CHD causes hampering of brain maturation either due to reduced flow of blood to the brain or decreased oxygen content of blood. Improved survival of children with CHD as a result of advance techniques in the management in the recent years shift focus to the enhancement of neurodevelopmental outcome of these children which in long-term improve the quality of life of these children.[5] Regular follow-up to a health facility which focuses primarily on the evaluation of nutritional status, developmental assessment, and neurological examination of these children is of prime importance. These children have increased chances to suffer from malnutrition, delayed milestones (Development Quotient, DQ), and impaired Social Quotient which can be picked up early with regular follow-up.[6] American Heart Association recommends periodic evaluation in early years of life till adolescent years even if no concerned to children. CHD affects neurodevelopment which will have lifelong impact on overall outcome of the child. CHD causes adverse effects on all different domains of development these are gross motor, fine motor, language, cognitive, and social. As the child gets older specifically in school-going age, these adverse neurodevelopmental outcomes present in the form of difficulty in the organization of tasks, poor memory, non-coordination in activities requiring visuospatial skills, slow in mathematical calculations along with delayed language, and socio communication skills in these children as compared to peers of same age.[7] Many researches were done all over the world and studies found that neurodevelopmental delay is profound in children with CCHD than in acyanotic CHD (ACHD).[8] The present study was undertaken in view of paucity of studies on neurodevelopmental status and the proportion of developmental delay in patients with CHD in children. The objective of the study was to assess the proportion of developmental delay in patients with CHD using Trivandrum development screening chart (TDSC) and to compare the neurodevelopmental status in children with ACHD and CCHD.

MATERIALS AND METHODS

It is a cross-sectional study conducted at Acharya Vinoba Bhave Rural Hospital, Sawangi (Meghe) Maharashtra in the Pediatrics Department from December 2019 to May 2020 in children with age group 6 month–6 years who are diagnosed with CHD. Children diagnosed to have heart disease after confirming by performing 2D ECHO which further classifies them into ACHD and CCHD heart diseases depending on finding on 2D ECHO. A total of 50 children were included in the study, out of which 22 were CCHD and 28 were ACHD. Neurodevelopmental assessment was done using TDSC charts. Age group was divided into 0–3 years and 3–6 years, and screening was done in respective TDSC charts according to age. Child fail to achieve single parameter for that particular age in TDSC labeled as TDSC Delay. Care was taken to include items for testing hearing and visual functions.

Statistical analysis

Descriptive and inferential statistical analysis was done using STATA software (Stata10, Stata Corporation Texas, USA). Quantitative data were analyzed using mean, median, and standard deviation. Qualitative data were summarized using percentage and differences in proportion were compared by the Chi-square test. Differences between means were compared by unpaired student’s “t” test. P < 0.05 was considered statistically significant.

RESULTS

Fifty patients with diagnosed CHD with no known neurological deficit were included in our study. 24 children from 0 to 3 years, whereas 26 from 3 to 6 years were included in the study. Out of 24 children in the age group of 0–3 years, 13 (54.2%) were male and 11 (45.8%) were female. Out of 26 children in the age group of 3–6 years, 15 (57.7%) were male and 11 (42.3%) were female. Different types of ACHD in the study group 0–3 years and 3–6 years are shown in [Table 1]. Similarly, the different types of CCHD in study group 0–3 year and 3–6 year are shown in [Table 2]. Proportion of delay in children with ACHD was 22% as compared to 26% in children with CCHD. Hence, neurodevelopmental delay was more in children with CCHD as compared to ACHD as shown in [Table 3].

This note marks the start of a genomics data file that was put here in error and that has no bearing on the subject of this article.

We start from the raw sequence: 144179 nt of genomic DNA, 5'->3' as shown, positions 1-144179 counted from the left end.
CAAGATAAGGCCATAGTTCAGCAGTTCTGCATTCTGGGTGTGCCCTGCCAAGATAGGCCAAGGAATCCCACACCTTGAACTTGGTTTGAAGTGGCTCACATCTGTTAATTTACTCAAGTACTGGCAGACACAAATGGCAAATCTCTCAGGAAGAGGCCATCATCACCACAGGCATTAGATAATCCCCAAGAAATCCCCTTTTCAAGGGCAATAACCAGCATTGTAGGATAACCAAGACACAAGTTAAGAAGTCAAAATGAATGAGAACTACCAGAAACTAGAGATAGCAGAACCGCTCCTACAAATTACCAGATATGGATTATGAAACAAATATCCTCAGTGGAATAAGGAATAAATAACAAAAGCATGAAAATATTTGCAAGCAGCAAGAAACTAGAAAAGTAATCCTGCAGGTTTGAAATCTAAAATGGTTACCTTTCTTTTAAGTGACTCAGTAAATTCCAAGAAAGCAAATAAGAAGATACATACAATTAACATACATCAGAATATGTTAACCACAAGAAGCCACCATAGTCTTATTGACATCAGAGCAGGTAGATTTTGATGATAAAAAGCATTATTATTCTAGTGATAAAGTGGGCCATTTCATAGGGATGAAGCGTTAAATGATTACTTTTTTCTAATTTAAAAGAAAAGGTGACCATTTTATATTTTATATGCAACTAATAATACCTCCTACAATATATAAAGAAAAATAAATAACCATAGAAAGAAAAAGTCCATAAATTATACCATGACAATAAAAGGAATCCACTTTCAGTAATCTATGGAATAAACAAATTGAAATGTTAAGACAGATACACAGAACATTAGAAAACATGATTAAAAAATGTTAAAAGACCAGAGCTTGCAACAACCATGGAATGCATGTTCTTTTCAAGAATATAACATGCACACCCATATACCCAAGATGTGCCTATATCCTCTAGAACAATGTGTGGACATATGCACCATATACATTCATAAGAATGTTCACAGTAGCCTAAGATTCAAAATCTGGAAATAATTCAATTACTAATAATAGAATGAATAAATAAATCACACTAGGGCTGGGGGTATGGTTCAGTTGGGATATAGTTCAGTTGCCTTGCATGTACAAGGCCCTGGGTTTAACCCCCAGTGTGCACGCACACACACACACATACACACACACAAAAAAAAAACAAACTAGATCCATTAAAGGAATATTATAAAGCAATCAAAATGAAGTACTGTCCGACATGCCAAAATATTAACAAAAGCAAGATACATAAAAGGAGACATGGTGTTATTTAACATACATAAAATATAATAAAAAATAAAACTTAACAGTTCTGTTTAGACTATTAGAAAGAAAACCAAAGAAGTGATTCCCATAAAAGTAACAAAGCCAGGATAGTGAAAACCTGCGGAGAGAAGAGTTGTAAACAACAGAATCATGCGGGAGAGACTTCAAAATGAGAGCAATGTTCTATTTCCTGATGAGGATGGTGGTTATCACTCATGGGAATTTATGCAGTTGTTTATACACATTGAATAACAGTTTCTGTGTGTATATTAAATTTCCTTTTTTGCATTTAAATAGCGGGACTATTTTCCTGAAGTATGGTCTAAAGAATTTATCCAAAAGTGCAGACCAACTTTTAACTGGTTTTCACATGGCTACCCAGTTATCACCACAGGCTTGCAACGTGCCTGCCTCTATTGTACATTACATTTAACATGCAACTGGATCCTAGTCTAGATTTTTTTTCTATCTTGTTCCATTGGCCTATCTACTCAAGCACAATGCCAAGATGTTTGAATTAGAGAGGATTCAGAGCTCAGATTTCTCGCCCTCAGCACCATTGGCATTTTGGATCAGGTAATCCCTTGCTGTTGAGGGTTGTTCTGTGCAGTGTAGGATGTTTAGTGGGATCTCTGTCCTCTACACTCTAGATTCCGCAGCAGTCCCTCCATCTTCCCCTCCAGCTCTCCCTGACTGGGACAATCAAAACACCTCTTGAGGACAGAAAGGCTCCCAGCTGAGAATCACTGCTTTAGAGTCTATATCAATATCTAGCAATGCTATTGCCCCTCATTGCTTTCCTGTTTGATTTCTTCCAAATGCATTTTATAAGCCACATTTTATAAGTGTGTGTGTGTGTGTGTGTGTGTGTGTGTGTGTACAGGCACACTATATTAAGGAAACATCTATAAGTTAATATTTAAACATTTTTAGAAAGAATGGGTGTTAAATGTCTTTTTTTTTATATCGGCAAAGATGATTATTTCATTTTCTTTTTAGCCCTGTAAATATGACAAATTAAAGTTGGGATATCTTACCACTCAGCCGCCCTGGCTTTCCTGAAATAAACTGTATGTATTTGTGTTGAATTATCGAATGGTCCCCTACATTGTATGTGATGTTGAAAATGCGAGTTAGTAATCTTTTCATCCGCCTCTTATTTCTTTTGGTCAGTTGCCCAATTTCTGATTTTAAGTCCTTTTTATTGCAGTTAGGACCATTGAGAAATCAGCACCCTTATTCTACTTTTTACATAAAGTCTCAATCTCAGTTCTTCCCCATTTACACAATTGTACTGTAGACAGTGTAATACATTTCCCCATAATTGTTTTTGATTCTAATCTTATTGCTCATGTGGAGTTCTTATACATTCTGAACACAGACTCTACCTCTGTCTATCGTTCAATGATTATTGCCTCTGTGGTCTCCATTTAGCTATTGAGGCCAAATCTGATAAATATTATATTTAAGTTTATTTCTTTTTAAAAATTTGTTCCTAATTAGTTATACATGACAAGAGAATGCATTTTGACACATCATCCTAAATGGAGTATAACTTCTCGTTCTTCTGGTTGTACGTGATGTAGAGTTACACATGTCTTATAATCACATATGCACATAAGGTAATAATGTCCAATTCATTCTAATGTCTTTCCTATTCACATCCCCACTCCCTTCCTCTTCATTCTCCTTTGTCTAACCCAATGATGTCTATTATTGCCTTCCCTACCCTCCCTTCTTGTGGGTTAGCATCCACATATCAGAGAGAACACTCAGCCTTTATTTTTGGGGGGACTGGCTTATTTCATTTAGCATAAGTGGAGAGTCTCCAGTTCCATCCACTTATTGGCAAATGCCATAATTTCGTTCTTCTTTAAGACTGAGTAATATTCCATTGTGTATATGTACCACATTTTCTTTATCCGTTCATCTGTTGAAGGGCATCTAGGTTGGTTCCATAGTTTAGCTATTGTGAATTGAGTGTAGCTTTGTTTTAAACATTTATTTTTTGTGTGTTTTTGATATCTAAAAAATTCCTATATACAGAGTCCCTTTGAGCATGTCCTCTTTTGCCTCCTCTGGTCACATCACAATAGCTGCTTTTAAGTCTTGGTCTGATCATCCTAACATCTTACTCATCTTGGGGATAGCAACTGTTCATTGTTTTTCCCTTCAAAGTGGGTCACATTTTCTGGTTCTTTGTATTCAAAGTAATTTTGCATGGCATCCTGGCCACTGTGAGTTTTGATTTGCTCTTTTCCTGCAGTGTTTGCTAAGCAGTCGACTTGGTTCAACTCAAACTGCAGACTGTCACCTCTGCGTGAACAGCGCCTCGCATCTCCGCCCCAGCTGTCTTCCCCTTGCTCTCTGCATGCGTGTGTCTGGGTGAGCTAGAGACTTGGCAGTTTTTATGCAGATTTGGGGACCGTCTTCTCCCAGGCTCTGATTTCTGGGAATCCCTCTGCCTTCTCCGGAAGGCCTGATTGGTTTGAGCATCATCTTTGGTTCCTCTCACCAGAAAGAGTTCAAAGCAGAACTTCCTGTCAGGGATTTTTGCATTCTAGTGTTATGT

Table 1: Different ACHD in study group 0–3 year and 3–6 year.
Diagnosis of ACHD Number of children (0–3 years) Percentage of children Number of children (3–6 years) Percentage of children
VSD 5 20.83 6 23.08
ASD 3 12.50 4 15.38
PDA 1 4.17 2 7.69
ASD with PDA 1 4.17 0 0
ASD with VSD 1 4.17 1 3.85
PDA with VSD 1 4.17 0 0
VSD with ASD with PDA 1 4.17 2 7.69
Total 13 54.17 15 57.69

ACHD: Acyanotic congenital heart disease, VSD: Ventricular septal defect, ASD: Atrial septal defect, PDA: Patent ductus arteriosus

Table 2: Different CCHD in study group 0–3 years and 3–6 years.
Diagnosis of CCHD Number of children Percentage of children Number of children Percentage of children
TOF 5 20.83 5 19.23
TGA 2 8.33 2 7.69
TAPVC 2 8.33 2 7.69
Tricuspid atresia 1 4.17 1 3.85
Ebstein anomaly 1 4.17 1 3.85
Total 11 45.83 11 42.31

CCHD: Cyanotic congenital heart disease, TOF: Tetralogy of fallot, TGA: Transposition of great arteries, TAPVC: Total anomalous pulmonary venous connection

Table 3: Proportion of delay in CHD in age group 0–6 years.
Type of CHD Delay (%) No delay (%) Total (%)
Acynotic 11 (22) 17 (34) 28 (56)
Cyanotic 13 (26) 9 (18) 22 (44)
Total 24 (48) 26 (52) 50 (100)

CHD: Congenital heart disease

Neurodevelopmental outcome in children in CHD in age group 0–3 years: the gross motor milestones [Figure 1], fine motor domain [Table 4], language domain milestones [Table 5], and social and adaptive domain milestones [Figure 2] achieved in children with CHD are delayed as compared to expected age of attainment according to TDSC chart. 13 children were having ACHD of them 4 (16.67%) had TDSC delay and 9 (37.50%) had no delay. 11 children of CCHD were studied of them 7 (29.17%) had TDSC delay and 4 (16.67%) had no delay. Out of 24 children, 11 (45.83%) children had TDSC delay and 13 (54.17%) had no delay with P value being 0.10.